I got pregnant. I felt the consciousness enter through the top of my head. I was sure and it had happened, but this was not good news for me. In fact, it was a huge wake up call. In my mind, getting pregnant and having a baby and being a mother was like a final exam of my life. If I had lived it well and I was free of hatred, free of ignorance and free of greed, I would be successful. I would be a teacher and I could raise my offspring accordingly. I was certainly most very definitely not ready. I was distraught to put it mildly.
Then, something remarkable happened. We went on a hike above Vajrapani. At one particular point on the path, we stopped to rest and enjoy the amazing vast beautiful view. I reached up to a tree branch for support while I caught my breath and, at the moment, felt the being inside me leave from my side with a woosh. I was sure of this and I had a reprieve and I made a deep internal pledge that I would be a mother one day if I was really ready, but now was not that time.
I was now filled with a stronger sense of urgency than ever. There was no time to waste. I had to concentrate on developing all the magnificent Lama Yeshe qualities for which I longed.
What Can I Do?
So, enthusiastically, I headed for the first Deer Park celebration in Madison, Wisconsin. All the great lamas of the time were there. It was awesome, but I could not even hear the teachings let along understand them. I was so disappointed. Those were the days when most of the teachings were in Tibetan. Sometimes, the lama would talk for up to half an hour or longer in Tibetan on some incredibly complex topic followed by a synopsis in English. I felt like I was truly taking up space and, unfortunately, wasting my time by just not getting it. So I thought hard. What could I do?
Well, I thought, if someone is not in the kitchen making the Christmas dinner, no one can enjoy the party, so, maybe, there would be some behind-the-scenes way I could help. I approached Peter Kedge, Lama and Rinpoche’s secretary, who very gladly accepted my offer to be of assistance. In fact, Peter was so delighted to have help, when it was time for the tour to move onto Europe, he suggested, perhaps, I might like to go.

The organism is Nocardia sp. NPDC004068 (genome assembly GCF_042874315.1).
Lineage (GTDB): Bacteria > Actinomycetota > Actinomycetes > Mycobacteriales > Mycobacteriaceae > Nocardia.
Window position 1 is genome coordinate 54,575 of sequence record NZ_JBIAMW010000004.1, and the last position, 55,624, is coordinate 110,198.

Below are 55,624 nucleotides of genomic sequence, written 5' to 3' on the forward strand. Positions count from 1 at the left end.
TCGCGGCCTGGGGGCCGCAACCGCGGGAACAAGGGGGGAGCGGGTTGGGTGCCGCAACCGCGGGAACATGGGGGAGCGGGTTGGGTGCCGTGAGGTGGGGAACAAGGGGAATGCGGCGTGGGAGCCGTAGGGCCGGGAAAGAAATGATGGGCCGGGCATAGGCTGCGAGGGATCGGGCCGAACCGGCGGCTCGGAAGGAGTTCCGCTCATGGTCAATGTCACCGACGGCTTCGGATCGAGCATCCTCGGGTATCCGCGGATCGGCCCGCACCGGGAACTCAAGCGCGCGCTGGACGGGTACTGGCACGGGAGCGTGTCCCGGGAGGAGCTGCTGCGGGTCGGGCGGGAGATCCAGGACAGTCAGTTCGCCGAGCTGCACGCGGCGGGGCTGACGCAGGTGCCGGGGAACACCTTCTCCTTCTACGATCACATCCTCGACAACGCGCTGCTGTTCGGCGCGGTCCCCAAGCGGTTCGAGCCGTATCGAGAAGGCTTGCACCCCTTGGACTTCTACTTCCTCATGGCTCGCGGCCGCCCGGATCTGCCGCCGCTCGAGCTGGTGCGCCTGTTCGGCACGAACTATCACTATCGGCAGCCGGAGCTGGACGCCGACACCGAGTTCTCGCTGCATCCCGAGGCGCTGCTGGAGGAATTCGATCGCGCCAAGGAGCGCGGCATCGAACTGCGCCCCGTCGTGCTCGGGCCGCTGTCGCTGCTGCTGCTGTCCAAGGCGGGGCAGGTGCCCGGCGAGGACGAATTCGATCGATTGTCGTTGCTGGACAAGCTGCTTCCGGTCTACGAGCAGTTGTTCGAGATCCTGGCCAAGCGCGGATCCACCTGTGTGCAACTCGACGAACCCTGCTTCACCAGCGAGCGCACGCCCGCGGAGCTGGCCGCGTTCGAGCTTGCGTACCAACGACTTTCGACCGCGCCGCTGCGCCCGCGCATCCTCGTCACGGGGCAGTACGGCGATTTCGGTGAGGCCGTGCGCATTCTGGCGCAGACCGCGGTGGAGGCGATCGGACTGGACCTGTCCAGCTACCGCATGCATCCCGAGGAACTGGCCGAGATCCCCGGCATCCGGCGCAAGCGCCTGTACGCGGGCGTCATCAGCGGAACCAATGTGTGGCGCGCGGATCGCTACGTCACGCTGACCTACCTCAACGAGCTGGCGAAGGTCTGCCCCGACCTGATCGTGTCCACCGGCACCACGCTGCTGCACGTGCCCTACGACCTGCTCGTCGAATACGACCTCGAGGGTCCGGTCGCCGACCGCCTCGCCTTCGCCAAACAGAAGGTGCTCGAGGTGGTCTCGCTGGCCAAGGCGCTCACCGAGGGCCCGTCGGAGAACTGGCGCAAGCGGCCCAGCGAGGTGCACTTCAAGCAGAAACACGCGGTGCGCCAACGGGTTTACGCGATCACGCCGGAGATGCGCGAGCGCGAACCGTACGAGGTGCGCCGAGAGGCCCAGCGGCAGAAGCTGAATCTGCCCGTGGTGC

I did some deep soul searching and sincere checking of my motivation. Then, I called my mother. She had an appointment for our once-every-four-year family portrait scheduled for two weeks from then. I told her I was leaving for Europe. Could she move the appointment up a week? Then, I called Rick who I had lived with for six years and who was still at Vajrapani and asked if he would not mind coming to Wisconsin to get our car. Not only did he do that, but he gave me every penny we owned. And then I left America.
I happily joined the European tour of Lama Yeshe, Lama Zopa Rinpoche and His Holiness Zong Rinpoche performing any sundry tasks, whatever needed to be done, whenever it needed to be done. Anything I could do to live up to the promise I made to Lama Yeshe when I made my fruity mandala request.
At one point, doubts arose. I kept late hours, did grunt work, could not attend teachings and was not part of the “in” crowd. I wondered if my time was well invested. One particularly cold, dark, dreary English night, when these concerns were weighing on my mind, Tenzin Wangchuk, attendant to His Holiness Zong Rinpoche, appeared at my desk where I was typing. He came asking for stamps and once I had put them in his hand, he said, “Jacie, what you are doing now by serving the lamas is the most important thing you can be doing. You are planting the seeds and creating the cause for enlightenment to arise. Just keep serving the lamas with great dedication. You will see the fruits.” My mouth dropped open. Tears sprang to my eyes. All my concerns were abated as Tenzin Wangchuk disappeared into the night as stealthily as he arrived.